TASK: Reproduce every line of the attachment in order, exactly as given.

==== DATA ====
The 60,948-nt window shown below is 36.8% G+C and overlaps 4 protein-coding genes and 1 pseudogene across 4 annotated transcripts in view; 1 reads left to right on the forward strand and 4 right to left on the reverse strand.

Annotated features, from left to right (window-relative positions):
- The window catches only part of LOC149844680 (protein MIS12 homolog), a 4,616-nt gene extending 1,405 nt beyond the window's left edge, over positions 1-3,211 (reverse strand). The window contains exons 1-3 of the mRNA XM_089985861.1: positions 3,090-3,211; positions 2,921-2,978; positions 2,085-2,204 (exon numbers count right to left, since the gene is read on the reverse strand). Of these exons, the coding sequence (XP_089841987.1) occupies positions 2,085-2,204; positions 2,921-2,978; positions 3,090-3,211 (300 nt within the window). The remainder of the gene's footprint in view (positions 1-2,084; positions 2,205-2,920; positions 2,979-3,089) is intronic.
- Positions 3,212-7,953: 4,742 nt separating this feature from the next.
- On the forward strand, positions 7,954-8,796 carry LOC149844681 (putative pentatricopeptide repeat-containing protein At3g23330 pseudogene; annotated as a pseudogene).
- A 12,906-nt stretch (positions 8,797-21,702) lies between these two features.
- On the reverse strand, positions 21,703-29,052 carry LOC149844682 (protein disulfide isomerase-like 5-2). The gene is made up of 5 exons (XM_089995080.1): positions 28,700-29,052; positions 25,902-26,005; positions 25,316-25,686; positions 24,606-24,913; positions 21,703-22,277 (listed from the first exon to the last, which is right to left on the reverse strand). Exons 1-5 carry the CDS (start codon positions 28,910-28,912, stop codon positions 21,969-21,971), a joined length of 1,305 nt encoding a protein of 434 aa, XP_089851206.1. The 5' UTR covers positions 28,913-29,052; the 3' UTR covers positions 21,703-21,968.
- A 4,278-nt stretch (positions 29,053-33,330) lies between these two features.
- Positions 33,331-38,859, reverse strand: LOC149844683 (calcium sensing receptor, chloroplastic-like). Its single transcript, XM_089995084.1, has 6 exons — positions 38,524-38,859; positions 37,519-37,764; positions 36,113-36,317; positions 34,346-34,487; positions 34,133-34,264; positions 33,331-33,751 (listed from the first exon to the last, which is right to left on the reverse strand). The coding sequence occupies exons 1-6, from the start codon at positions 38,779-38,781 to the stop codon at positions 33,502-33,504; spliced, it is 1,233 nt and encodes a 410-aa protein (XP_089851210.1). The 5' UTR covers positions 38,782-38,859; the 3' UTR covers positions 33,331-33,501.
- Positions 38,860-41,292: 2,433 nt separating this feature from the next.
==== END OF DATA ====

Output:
The 60,948-nt window shown below is 36.8% G+C and overlaps 4 protein-coding genes and 1 pseudogene across 4 annotated transcripts in view; 1 reads left to right on the forward strand and 4 right to left on the reverse strand.

Annotated features, from left to right (window-relative positions):
- The window catches only part of LOC149844680 (protein MIS12 homolog), a 4,616-nt gene extending 1,405 nt beyond the window's left edge, over positions 1-3,211 (reverse strand). The window contains exons 1-3 of the mRNA XM_089985861.1: positions 3,090-3,211; positions 2,921-2,978; positions 2,085-2,204 (exon numbers count right to left, since the gene is read on the reverse strand). Of these exons, the coding sequence (XP_089841987.1) occupies positions 2,085-2,204; positions 2,921-2,978; positions 3,090-3,211 (300 nt within the window). The remainder of the gene's footprint in view (positions 1-2,084; positions 2,205-2,920; positions 2,979-3,089) is intronic.
- Positions 3,212-7,953: 4,742 nt separating this feature from the next.
- On the forward strand, positions 7,954-8,796 carry LOC149844681 (putative pentatricopeptide repeat-containing protein At3g23330 pseudogene; annotated as a pseudogene).
- A 12,906-nt stretch (positions 8,797-21,702) lies between these two features.
- On the reverse strand, positions 21,703-29,052 carry LOC149844682 (protein disulfide isomerase-like 5-2). The gene is made up of 5 exons (XM_089995080.1): positions 28,700-29,052; positions 25,902-26,005; positions 25,316-25,686; positions 24,606-24,913; positions 21,703-22,277 (listed from the first exon to the last, which is right to left on the reverse strand). Exons 1-5 carry the CDS (start codon positions 28,910-28,912, stop codon positions 21,969-21,971), a joined length of 1,305 nt encoding a protein of 434 aa, XP_089851206.1. The 5' UTR covers positions 28,913-29,052; the 3' UTR covers positions 21,703-21,968.
- A 4,278-nt stretch (positions 29,053-33,330) lies between these two features.
- Positions 33,331-38,859, reverse strand: LOC149844683 (calcium sensing receptor, chloroplastic-like). Its single transcript, XM_089995084.1, has 6 exons — positions 38,524-38,859; positions 37,519-37,764; positions 36,113-36,317; positions 34,346-34,487; positions 34,133-34,264; positions 33,331-33,751 (listed from the first exon to the last, which is right to left on the reverse strand). The coding sequence occupies exons 1-6, from the start codon at positions 38,779-38,781 to the stop codon at positions 33,502-33,504; spliced, it is 1,233 nt and encodes a 410-aa protein (XP_089851210.1). The 5' UTR covers positions 38,782-38,859; the 3' UTR covers positions 33,331-33,501.
- Positions 38,860-41,292: 2,433 nt separating this feature from the next.